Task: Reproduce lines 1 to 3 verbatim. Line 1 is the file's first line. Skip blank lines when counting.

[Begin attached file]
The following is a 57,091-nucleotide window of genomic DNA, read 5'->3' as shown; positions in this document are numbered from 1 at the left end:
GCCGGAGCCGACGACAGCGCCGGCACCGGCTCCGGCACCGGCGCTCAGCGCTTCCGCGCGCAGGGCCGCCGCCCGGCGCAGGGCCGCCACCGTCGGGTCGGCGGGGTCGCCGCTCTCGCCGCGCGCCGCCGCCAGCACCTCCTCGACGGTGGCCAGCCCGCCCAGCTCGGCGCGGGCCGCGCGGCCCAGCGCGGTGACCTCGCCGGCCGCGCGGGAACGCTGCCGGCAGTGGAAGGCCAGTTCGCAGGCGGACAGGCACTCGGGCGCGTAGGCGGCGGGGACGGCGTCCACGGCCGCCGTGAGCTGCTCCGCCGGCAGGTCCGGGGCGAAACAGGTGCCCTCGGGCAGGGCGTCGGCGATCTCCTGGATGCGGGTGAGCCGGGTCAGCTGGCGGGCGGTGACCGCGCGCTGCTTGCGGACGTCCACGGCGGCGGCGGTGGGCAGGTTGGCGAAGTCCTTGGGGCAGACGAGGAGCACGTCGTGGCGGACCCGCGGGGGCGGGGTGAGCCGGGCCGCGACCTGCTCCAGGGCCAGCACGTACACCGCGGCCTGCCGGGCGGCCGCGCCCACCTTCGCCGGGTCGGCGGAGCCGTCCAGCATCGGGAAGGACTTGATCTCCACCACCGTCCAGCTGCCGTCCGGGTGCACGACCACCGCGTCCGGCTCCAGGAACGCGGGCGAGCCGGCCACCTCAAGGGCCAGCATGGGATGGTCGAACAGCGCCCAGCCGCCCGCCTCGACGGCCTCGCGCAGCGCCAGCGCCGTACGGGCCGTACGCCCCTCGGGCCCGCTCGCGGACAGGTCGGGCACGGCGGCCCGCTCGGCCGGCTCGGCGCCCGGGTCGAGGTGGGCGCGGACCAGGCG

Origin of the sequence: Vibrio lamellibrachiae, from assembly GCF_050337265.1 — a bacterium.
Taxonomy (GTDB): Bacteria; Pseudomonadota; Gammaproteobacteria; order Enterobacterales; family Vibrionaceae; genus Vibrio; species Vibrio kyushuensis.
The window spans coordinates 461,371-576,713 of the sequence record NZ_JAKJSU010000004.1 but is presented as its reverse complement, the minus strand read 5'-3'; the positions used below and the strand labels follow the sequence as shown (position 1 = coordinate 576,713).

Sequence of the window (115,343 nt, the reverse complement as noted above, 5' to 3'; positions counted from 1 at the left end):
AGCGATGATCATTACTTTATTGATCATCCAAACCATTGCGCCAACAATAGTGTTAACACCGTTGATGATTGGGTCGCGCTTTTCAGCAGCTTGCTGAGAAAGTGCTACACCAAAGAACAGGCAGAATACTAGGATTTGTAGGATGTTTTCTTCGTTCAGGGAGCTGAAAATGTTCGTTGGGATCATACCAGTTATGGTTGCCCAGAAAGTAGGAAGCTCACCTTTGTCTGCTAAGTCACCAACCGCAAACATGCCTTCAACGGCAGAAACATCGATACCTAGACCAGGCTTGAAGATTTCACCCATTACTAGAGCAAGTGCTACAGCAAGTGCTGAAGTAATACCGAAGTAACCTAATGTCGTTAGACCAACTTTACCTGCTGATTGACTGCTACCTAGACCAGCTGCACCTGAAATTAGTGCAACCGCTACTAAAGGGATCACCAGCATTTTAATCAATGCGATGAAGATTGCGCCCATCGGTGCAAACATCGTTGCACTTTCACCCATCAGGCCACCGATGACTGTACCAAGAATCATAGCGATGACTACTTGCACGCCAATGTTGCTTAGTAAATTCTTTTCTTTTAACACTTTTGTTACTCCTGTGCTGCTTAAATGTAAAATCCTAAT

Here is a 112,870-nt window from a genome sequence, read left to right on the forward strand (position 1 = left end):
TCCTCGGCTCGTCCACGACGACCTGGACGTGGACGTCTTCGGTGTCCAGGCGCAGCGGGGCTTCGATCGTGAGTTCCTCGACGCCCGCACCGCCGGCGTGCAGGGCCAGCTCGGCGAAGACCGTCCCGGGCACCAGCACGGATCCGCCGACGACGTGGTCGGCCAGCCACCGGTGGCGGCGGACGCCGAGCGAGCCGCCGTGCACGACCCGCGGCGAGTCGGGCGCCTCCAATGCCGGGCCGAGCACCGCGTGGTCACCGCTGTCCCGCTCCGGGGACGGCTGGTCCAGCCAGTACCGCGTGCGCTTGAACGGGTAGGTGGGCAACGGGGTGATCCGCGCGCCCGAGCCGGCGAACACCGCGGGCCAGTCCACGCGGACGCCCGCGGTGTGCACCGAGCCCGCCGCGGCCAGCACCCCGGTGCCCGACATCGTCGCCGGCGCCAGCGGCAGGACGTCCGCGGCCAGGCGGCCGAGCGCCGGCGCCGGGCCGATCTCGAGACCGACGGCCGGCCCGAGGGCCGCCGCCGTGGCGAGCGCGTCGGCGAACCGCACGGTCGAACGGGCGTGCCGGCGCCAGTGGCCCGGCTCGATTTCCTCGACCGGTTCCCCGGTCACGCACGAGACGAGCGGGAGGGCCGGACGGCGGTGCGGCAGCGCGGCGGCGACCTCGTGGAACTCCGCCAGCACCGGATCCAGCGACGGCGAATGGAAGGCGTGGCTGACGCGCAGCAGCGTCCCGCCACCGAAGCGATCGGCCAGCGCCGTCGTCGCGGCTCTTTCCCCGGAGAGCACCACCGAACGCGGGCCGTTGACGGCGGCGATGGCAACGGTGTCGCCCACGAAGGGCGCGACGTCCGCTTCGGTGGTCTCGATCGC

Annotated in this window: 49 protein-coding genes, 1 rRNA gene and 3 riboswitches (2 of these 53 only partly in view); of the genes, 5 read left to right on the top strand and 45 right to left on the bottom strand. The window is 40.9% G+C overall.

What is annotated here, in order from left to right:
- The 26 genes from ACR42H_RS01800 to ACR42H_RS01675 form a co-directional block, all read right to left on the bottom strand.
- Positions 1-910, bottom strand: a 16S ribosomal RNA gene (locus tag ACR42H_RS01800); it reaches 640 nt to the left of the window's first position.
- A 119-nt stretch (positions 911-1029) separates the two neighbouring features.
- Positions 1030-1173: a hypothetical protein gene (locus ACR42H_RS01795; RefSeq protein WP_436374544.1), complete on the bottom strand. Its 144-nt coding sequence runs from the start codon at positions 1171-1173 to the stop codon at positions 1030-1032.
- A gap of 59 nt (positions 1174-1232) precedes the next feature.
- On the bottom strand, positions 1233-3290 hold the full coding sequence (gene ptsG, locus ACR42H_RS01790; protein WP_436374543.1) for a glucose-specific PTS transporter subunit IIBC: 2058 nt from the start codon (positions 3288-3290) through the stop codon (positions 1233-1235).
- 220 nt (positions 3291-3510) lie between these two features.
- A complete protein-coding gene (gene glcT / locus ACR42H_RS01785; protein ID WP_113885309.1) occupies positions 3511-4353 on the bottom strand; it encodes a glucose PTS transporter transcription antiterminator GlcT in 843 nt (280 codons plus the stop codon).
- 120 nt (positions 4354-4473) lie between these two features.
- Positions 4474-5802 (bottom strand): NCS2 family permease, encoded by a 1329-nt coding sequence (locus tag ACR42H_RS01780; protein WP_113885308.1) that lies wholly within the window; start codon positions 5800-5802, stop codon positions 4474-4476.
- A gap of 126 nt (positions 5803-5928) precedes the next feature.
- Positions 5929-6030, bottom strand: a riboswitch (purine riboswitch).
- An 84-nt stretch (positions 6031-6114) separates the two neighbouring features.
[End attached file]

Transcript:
The following is a 57,091-nucleotide window of genomic DNA, read 5'->3' as shown; positions in this document are numbered from 1 at the left end:
GCCGGAGCCGACGACAGCGCCGGCACCGGCTCCGGCACCGGCGCTCAGCGCTTCCGCGCGCAGGGCCGCCGCCCGGCGCAGGGCCGCCACCGTCGGGTCGGCGGGGTCGCCGCTCTCGCCGCGCGCCGCCGCCAGCACCTCCTCGACGGTGGCCAGCCCGCCCAGCTCGGCGCGGGCCGCGCGGCCCAGCGCGGTGACCTCGCCGGCCGCGCGGGAACGCTGCCGGCAGTGGAAGGCCAGTTCGCAGGCGGACAGGCACTCGGGCGCGTAGGCGGCGGGGACGGCGTCCACGGCCGCCGTGAGCTGCTCCGCCGGCAGGTCCGGGGCGAAACAGGTGCCCTCGGGCAGGGCGTCGGCGATCTCCTGGATGCGGGTGAGCCGGGTCAGCTGGCGGGCGGTGACCGCGCGCTGCTTGCGGACGTCCACGGCGGCGGCGGTGGGCAGGTTGGCGAAGTCCTTGGGGCAGACGAGGAGCACGTCGTGGCGGACCCGCGGGGGCGGGGTGAGCCGGGCCGCGACCTGCTCCAGGGCCAGCACGTACACCGCGGCCTGCCGGGCGGCCGCGCCCACCTTCGCCGGGTCGGCGGAGCCGTCCAGCATCGGGAAGGACTTGATCTCCACCACCGTCCAGCTGCCGTCCGGGTGCACGACCACCGCGTCCGGCTCCAGGAACGCGGGCGAGCCGGCCACCTCAAGGGCCAGCATGGGATGGTCGAACAGCGCCCAGCCGCCCGCCTCGACGGCCTCGCGCAGCGCCAGCGCCGTACGGGCCGTACGCCCCTCGGGCCCGCTCGCGGACAGGTCGGGCACGGCGGCCCGCTCGGCCGGCTCGGCGCCCGGGTCGAGGTGGGCGCGGACCAGGCG

Origin of the sequence: Vibrio lamellibrachiae, from assembly GCF_050337265.1 — a bacterium.